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    13. Interesting. It may be that a sharp distinction here requires that APC knowledge can be held with p=1. While that would seem crazy for fallible thinkers like ourselves, it may not seem so bad to think that a logically omniscient agent should be absolutely certain of logical truths and other a priori necessities. (One difficulty: surely they could not reasonably be certain of their logical infallibility? This suggests that objectively certain a priori justification should be distinguished from what any person could reasonably believe with absolute certainty. The talk of logically omniscient agents is a rough shorthand -- possibly useful for getting the rough idea, but not really the right way to explicate the fundamental concept.)

      > moral wrongness is would be a posteriori for humans

      I'm fine with that in principle -- my primary concern is to establish that it's a priori in principle. But again, I actually don't think that we do have any a posteriori basis for moral knowledge (that doesn't already presuppose that we have a decent a priori grasp of basic normative truths), so I think that to deny us a priori moral knowledge is to condemn us to moral skepticism.

      On your remaining disagreements: fair enough! I think we've probably reached bedrock there.

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    14. Yes, I get the impression we have.

      There is one thing we agree about that I think I've not been clear, though: I do think that we have a priori moral knowledge, and in fact, that our moral knowledge is generally a priori (though sometimes it can be a posteriori). My earlier suggestion regarding whether all moral knowledge would be a posteriori was raised under some conditions that I do not think hold (the reasons I take no stance on whether there is an a posteriori identity of the sort under discussion have to do with the general concept of property identity, and with the OQA).

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  3. Hi Prof Chappell, hi Angra

    An off-topic point but relevant to what you said above, Prof Chappell, namely that “ Animals perform various behaviours instinctively. What proposition P do they thereby know? I don't see any reason to attribute propositional knowledge to them here”.

    I had read at Daily Nous a view of Prof David Wallace that had resonated with my pretheoretic understanding of knowledge attributions:


    https://dailynous.com/2020/11/17/things-philosophers-know-science-dont/#comment-link



    “But fish know a lot about hydrodynamics! You can tell because they’re so good at swimming. Their knowledge of hydrodynamics is tacit, not explicit, but it’s not any less real for that. Fish know way more about hydrodynamics than I do, and I have a physics PhD.


    I was immediately drawn to Prof Wallace’s take that fish can indeed be said to “know hydrodynamics”, not in the sense that they know more hydrodynamics than Physicists, but at least in the sense that they have some sort of tacit propositional knowledge of the form, say, “if the water current moves in direction x, I should move in direction y to avoid the predator”. All of this arose in my mind then because I was trying to figure if an agent who had in the past completed a rational practical deliberation to the effect that she should be φ-ing, but has now forgotten her reasons for φ-ing, can still be said to have tacit knowledge of her reasons even if she cannot access them by memory but is still now cognizant of the fact that she had rationally deliberated in the past and that her now-forgotten reasons warrant φ-ing now.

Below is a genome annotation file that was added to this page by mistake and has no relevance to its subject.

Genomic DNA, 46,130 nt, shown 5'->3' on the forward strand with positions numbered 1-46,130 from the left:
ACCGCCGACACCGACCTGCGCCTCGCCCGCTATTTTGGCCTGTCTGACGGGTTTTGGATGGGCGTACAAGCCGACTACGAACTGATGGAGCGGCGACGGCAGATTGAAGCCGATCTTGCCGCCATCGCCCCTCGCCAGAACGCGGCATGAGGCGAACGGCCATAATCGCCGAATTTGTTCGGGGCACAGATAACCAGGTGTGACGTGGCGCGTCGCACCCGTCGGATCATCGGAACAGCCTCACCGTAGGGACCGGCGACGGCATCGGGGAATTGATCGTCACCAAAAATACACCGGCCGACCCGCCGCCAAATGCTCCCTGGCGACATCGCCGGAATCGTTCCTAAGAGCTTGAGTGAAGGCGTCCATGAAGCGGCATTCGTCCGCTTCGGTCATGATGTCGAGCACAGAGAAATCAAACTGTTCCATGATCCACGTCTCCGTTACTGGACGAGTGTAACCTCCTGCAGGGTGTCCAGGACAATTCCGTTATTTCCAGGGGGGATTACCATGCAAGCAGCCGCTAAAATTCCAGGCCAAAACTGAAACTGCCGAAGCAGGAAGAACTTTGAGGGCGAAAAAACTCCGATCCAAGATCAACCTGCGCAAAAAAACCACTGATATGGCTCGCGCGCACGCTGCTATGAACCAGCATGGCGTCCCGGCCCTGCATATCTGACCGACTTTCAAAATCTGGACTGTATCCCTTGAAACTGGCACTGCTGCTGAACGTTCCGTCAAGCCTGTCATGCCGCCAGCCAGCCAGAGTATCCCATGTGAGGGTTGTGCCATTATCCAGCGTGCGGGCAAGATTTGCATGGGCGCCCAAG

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    Replies
    1. Hi dionissis,

      That's an interesting take on it. I tend to think that that is propositional and also that it works for 'should' knowledge as in your example, but I do not make those assumptions in my examples in order to avoid some of the potential objections.

      But going with your example, I would continue as follows: Imagine a super-smart fish SF with the same knowledge. SF could figure linguistically 'if the water current moves in direction x, I should move in direction y to avoid the predator' by contemplating such hypothetical scenarios and reckon where its own non-linguistic intuition tells it to go.

      And I would say at least part of the knowledge in your scenario is acquired by SF in a non-empirical fashion.

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    2. Hi Angra, thanks for the response.
      I saw in the comments that you had come in, and I thought of saying “hi” by posting something tangentially relevant to one sentence of Prof Chappell (Prof Wallace’s comment). Your discussion with Prof Chappell is intellectually inaccessible to me, I understand the referent of “Twin Earth” and the definitions of “a posteriori, “contigent”, etc, but the gist of the discussion and the philosophical issues it touches upon are all Greek to me (in Greek we express the same proposition by saying “it’s all Chinese to me” . 😊 )
      I am saying all this to explain that I have nothing of substance to respond to your welcome answer!

      Delete

  4. Hi dionissis,

    Thanks for the response and the "hi", and nice to see you again btw. :)

    Usually I don't have time to post much anymore, but there are still exceptions.

    In Re. the discussion, if it's all Chinese to you (well, not all since you got that point right), chances are I'm not being very clear, so sorry about that. Please let me know if you'd like me to clarify any point.